How to format your references using the Transportmetrica A: Transport Science citation style
This is a short guide how to format citations and the bibliography in a manuscript for Transportmetrica A: Transport Science. For a complete guide how to prepare your manuscript refer to the journal's instructions to authors.
Using reference management software
Typically you don't format your citations and bibliography by hand. The easiest way is to use a reference manager:
The citation style is built in and you can choose it in Settings > Citation Style or Paperpile > Citation Style in Google Docs.
The style is either built in or you can download a CSL file that is supported by most references management programs.
BibTeX syles are usually part of a LaTeX template. Check the instructions to authors if the publisher offers a LaTeX template for this journal.
Those examples are references to articles in scholarly journals and how they are supposed to appear in your bibliography.
Not all journals organize their published articles in volumes and issues, so these fields are optional. Some electronic journals do not provide a page range, but instead list an article identifier. In a case like this it's safe to use the article identifier instead of the page range.
A journal article with 1 author
Panksepp, Jaak. 2005. “Psychology. Beyond a Joke: From Animal Laughter to Human Joy?” Science (New York, N.Y.) 308 (5718): 62–63.
A journal article with 2 authors
Long, Carole A., and Stephen L. Hoffman. 2002. “Parasitology. Malaria--from Infants to Genomics to Vaccines.” Science (New York, N.Y.) 297 (5580): 345–347.
A journal article with 3 authors
Lee, Juyong, Steven P. Gross, and Jooyoung Lee. 2013. “Improved Network Community Structure Improves Function Prediction.” Scientific Reports 3: 2197.
A journal article with 11 or more authors
Tan, Chris Soon Heng, Ka Diam Go, Xavier Bisteau, Lingyun Dai, Chern Han Yong, Nayana Prabhu, Mert Burak Ozturk, et al. 2018. “Thermal Proximity Coaggregation for System-Wide Profiling of Protein Complex Dynamics in Cells.” Science (New York, N.Y.) 359 (6380): 1170–1177.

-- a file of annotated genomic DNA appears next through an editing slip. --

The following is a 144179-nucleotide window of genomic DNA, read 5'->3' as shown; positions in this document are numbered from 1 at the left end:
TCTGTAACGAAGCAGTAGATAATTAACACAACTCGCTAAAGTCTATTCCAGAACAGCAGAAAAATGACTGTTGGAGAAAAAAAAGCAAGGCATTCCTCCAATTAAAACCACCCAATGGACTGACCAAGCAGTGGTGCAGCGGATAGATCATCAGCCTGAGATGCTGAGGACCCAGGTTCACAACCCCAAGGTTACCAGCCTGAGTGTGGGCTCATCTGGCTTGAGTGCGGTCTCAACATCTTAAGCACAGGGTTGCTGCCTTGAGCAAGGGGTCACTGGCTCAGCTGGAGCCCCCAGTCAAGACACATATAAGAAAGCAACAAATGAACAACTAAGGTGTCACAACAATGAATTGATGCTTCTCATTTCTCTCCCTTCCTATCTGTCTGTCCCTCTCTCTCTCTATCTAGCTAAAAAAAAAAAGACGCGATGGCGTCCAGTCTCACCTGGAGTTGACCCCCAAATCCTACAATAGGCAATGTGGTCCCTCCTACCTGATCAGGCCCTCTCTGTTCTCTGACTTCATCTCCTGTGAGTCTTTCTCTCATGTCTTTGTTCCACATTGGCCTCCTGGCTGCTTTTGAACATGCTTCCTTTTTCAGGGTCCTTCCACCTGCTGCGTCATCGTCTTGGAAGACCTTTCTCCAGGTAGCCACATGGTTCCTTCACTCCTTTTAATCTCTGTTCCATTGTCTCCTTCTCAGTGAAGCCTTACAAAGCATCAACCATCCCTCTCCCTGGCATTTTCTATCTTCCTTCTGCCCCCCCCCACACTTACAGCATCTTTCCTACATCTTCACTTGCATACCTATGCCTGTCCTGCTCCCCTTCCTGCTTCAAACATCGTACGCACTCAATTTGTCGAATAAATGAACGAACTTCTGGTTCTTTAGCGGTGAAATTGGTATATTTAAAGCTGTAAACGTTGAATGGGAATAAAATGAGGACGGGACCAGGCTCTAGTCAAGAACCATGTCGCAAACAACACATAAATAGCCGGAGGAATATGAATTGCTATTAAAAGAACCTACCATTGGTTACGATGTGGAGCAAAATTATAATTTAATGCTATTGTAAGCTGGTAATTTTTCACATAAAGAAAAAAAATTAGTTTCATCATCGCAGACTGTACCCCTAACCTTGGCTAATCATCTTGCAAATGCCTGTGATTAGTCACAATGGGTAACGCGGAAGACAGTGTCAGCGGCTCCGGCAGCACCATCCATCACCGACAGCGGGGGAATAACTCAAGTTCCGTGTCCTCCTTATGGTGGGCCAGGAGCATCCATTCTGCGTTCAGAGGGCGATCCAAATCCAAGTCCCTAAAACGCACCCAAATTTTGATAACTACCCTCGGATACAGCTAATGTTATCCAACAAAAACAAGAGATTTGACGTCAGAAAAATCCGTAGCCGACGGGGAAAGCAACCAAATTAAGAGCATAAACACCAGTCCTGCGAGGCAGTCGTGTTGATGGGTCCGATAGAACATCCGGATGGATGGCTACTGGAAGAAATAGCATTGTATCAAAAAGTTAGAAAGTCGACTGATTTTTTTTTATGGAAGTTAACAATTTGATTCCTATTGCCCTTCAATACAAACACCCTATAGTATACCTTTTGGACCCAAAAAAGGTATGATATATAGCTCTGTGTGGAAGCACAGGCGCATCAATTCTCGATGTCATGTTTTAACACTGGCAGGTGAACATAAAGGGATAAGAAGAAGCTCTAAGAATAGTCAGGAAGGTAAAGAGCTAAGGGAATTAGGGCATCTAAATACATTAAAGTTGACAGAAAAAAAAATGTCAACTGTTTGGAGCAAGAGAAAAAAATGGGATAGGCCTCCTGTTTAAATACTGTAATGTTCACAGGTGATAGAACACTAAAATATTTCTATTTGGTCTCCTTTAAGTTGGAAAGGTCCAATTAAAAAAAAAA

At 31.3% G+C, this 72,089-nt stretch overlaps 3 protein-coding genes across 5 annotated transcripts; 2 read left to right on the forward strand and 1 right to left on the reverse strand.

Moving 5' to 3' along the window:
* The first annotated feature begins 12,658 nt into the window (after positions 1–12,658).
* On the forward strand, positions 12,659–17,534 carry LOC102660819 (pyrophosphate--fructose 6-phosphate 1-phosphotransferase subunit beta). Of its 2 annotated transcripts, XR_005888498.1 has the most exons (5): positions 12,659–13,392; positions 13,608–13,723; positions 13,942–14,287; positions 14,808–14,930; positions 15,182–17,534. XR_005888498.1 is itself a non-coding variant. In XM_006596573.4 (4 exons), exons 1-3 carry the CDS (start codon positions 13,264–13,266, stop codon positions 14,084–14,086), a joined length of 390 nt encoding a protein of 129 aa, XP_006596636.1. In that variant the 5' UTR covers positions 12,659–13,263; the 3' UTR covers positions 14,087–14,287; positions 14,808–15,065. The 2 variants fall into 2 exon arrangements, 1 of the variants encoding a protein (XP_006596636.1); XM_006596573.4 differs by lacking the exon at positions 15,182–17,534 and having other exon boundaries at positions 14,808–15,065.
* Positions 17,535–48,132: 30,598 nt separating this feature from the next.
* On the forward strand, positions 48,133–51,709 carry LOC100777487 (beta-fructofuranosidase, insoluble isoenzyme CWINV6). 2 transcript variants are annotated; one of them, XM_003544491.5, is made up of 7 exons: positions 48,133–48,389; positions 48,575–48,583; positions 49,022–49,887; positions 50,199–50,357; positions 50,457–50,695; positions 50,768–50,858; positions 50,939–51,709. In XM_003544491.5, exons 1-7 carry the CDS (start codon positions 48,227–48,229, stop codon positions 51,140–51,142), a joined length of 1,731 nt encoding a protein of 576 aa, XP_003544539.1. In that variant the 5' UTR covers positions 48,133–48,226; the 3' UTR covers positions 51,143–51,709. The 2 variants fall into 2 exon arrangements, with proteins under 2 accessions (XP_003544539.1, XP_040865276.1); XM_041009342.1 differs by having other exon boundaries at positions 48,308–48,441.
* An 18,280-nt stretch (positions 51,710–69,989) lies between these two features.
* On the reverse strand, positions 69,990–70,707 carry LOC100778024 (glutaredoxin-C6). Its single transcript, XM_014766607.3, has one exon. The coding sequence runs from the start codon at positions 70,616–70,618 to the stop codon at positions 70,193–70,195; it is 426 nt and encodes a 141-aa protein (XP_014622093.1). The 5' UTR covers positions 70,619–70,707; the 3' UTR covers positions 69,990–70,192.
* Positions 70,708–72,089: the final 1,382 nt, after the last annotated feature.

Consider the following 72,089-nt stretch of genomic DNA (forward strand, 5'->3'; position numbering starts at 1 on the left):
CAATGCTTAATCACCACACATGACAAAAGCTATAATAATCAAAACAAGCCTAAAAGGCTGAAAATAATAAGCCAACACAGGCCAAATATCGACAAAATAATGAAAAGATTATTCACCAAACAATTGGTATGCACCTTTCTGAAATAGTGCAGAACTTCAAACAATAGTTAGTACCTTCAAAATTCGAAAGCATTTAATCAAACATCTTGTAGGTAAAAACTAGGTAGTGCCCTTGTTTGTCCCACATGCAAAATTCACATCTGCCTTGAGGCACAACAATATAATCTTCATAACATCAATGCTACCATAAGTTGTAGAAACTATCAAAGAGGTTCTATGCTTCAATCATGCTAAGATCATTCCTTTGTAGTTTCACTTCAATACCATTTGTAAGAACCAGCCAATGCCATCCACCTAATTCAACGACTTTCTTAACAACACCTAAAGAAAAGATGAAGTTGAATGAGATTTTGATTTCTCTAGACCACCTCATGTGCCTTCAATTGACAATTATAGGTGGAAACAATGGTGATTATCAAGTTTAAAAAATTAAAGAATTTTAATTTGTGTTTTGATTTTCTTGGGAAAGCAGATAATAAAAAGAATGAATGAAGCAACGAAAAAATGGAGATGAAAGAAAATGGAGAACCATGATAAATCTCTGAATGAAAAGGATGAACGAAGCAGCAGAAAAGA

Books and book chapters
Here are examples of references for authored and edited books as well as book chapters.
Santamaría, Luis. 2007. Neuroendocrine Cells and Peptidergic Innervation in Human and Rat Prostate. Edited by Lucia Alonso, Ildefonso Ingelmo, José Manuel Pozuelo, and Rosario Rodriguez. Vol. 194. Advances in Anatomy, Embryology and Cell Biology. Berlin, Heidelberg: Springer.
A chapter in an edited book
Mrozynski, Gerd, and Matthias Stallein. 2013. “Quasi Stationary Fields – Eddy Currents.” In Electromagnetic Field Theory: A Collection of Problems, edited by Matthias Stallein, 126–193. Wiesbaden: Vieweg+Teubner Verlag.
This example shows the general structure used for government reports, technical reports, and scientific reports. If you can't locate the report number then it might be better to cite the report as a book. For reports it is usually not individual people that are credited as authors, but a governmental department or agency like "U. S. Food and Drug Administration" or "National Cancer Institute".
Government Accountability Office. 1997. Federal Ships: Policy Changes in the Disposal of Surplus Ships. NSIAD-98-17R. Washington, DC: U.S. Government Printing Office.
Theses and dissertations
Theses including Ph.D. dissertations, Master's theses or Bachelor theses follow the basic format outlined below.
Witvorapong, Nopphol. 2011. “The Dynamics of Living Arrangements Among the Elderly.” Doctoral dissertation, Chapel Hill, NC: University of North Carolina.
News paper articles
Unlike scholarly journals, news papers do not usually have a volume and issue number. Instead, the full date and page number is required for a correct reference.
New York Times article
Lipton, Eric, Steve Eder, and Ben Protess. 2017. “Ethical Hazards Dot the President’s Fairways.” New York Times, May 26.
References should be cited in the text by name and year in parentheses:
This sentence cites one reference (Panksepp 2005). This sentence cites two references (Panksepp 2005; Long and Hoffman 2002).
Here are examples of in-text citations with multiple authors: